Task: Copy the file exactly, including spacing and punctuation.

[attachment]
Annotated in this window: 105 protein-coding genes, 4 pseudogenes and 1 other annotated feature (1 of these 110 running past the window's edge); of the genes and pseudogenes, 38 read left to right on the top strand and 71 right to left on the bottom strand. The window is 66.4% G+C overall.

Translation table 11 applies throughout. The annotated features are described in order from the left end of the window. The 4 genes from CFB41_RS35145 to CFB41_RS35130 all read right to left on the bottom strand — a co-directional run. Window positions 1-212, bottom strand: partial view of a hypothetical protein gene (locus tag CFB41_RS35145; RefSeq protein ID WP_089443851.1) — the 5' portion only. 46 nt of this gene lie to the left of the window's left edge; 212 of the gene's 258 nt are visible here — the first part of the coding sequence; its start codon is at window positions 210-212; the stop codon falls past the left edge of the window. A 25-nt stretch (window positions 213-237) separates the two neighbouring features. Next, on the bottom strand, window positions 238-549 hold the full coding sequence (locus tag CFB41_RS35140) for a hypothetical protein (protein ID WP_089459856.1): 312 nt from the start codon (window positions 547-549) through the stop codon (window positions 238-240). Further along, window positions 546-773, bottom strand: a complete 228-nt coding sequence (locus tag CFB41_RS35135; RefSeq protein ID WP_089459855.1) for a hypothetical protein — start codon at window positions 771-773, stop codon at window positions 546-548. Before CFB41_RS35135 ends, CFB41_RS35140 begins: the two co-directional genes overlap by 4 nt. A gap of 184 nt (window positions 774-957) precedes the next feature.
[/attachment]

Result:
Annotated in this window: 105 protein-coding genes, 4 pseudogenes and 1 other annotated feature (1 of these 110 running past the window's edge); of the genes and pseudogenes, 38 read left to right on the top strand and 71 right to left on the bottom strand. The window is 66.4% G+C overall.

Translation table 11 applies throughout. The annotated features are described in order from the left end of the window. The 4 genes from CFB41_RS35145 to CFB41_RS35130 all read right to left on the bottom strand — a co-directional run. Window positions 1-212, bottom strand: partial view of a hypothetical protein gene (locus tag CFB41_RS35145; RefSeq protein ID WP_089443851.1) — the 5' portion only. 46 nt of this gene lie to the left of the window's left edge; 212 of the gene's 258 nt are visible here — the first part of the coding sequence; its start codon is at window positions 210-212; the stop codon falls past the left edge of the window. A 25-nt stretch (window positions 213-237) separates the two neighbouring features. Next, on the bottom strand, window positions 238-549 hold the full coding sequence (locus tag CFB41_RS35140) for a hypothetical protein (protein ID WP_089459856.1): 312 nt from the start codon (window positions 547-549) through the stop codon (window positions 238-240). Further along, window positions 546-773, bottom strand: a complete 228-nt coding sequence (locus tag CFB41_RS35135; RefSeq protein ID WP_089459855.1) for a hypothetical protein — start codon at window positions 771-773, stop codon at window positions 546-548. Before CFB41_RS35135 ends, CFB41_RS35140 begins: the two co-directional genes overlap by 4 nt. A gap of 184 nt (window positions 774-957) precedes the next feature.